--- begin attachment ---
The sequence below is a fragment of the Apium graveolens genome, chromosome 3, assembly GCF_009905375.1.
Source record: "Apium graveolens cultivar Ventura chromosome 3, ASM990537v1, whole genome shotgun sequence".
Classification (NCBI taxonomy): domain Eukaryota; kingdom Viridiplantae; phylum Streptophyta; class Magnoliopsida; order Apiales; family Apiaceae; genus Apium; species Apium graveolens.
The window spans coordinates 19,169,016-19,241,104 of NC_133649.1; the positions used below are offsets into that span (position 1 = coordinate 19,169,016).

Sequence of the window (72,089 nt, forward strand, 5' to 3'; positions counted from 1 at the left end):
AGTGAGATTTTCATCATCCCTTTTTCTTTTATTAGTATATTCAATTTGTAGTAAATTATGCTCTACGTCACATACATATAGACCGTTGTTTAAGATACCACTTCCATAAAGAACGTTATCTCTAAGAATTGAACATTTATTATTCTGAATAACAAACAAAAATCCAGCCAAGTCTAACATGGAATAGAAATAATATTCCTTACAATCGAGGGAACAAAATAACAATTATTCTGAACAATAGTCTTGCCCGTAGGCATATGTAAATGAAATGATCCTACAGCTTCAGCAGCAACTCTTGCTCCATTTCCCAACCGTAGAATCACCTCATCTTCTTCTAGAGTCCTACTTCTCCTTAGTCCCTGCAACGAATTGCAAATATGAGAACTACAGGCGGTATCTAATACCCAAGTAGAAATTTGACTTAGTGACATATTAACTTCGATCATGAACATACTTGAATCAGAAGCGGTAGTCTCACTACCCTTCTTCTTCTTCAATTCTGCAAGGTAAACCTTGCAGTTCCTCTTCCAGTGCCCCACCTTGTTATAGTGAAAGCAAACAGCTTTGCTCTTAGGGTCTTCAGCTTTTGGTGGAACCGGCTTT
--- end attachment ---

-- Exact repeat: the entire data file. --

The sequence below is a fragment of the Apium graveolens genome, chromosome 3, assembly GCF_009905375.1.
Source record: "Apium graveolens cultivar Ventura chromosome 3, ASM990537v1, whole genome shotgun sequence".
Classification (NCBI taxonomy): domain Eukaryota; kingdom Viridiplantae; phylum Streptophyta; class Magnoliopsida; order Apiales; family Apiaceae; genus Apium; species Apium graveolens.
The window spans coordinates 19,169,016-19,241,104 of NC_133649.1; the positions used below are offsets into that span (position 1 = coordinate 19,169,016).

Sequence of the window (72,089 nt, forward strand, 5' to 3'; positions counted from 1 at the left end):
AGTGAGATTTTCATCATCCCTTTTTCTTTTATTAGTATATTCAATTTGTAGTAAATTATGCTCTACGTCACATACATATAGACCGTTGTTTAAGATACCACTTCCATAAAGAACGTTATCTCTAAGAATTGAACATTTATTATTCTGAATAACAAACAAAAATCCAGCCAAGTCTAACATGGAATAGAAATAATATTCCTTACAATCGAGGGAACAAAATAACAATTATTCTGAACAATAGTCTTGCCCGTAGGCATATGTAAATGAAATGATCCTACAGCTTCAGCAGCAACTCTTGCTCCATTTCCCAACCGTAGAATCACCTCATCTTCTTCTAGAGTCCTACTTCTCCTTAGTCCCTGCAACGAATTGCAAATATGAGAACTACAGGCGGTATCTAATACCCAAGTAGAAATTTGACTTAGTGACATATTAACTTCGATCATGAACATACTTGAATCAGAAGCGGTAGTCTCACTACCCTTCTTCTTCTTCAATTCTGCAAGGTAAACCTTGCAGTTCCTCTTCCAGTGCCCCACCTTGTTATAGTGAAAGCAAACAGCTTTGCTCTTAGGGTCTTCAGCTTTTGGTGGAACCGGCTTT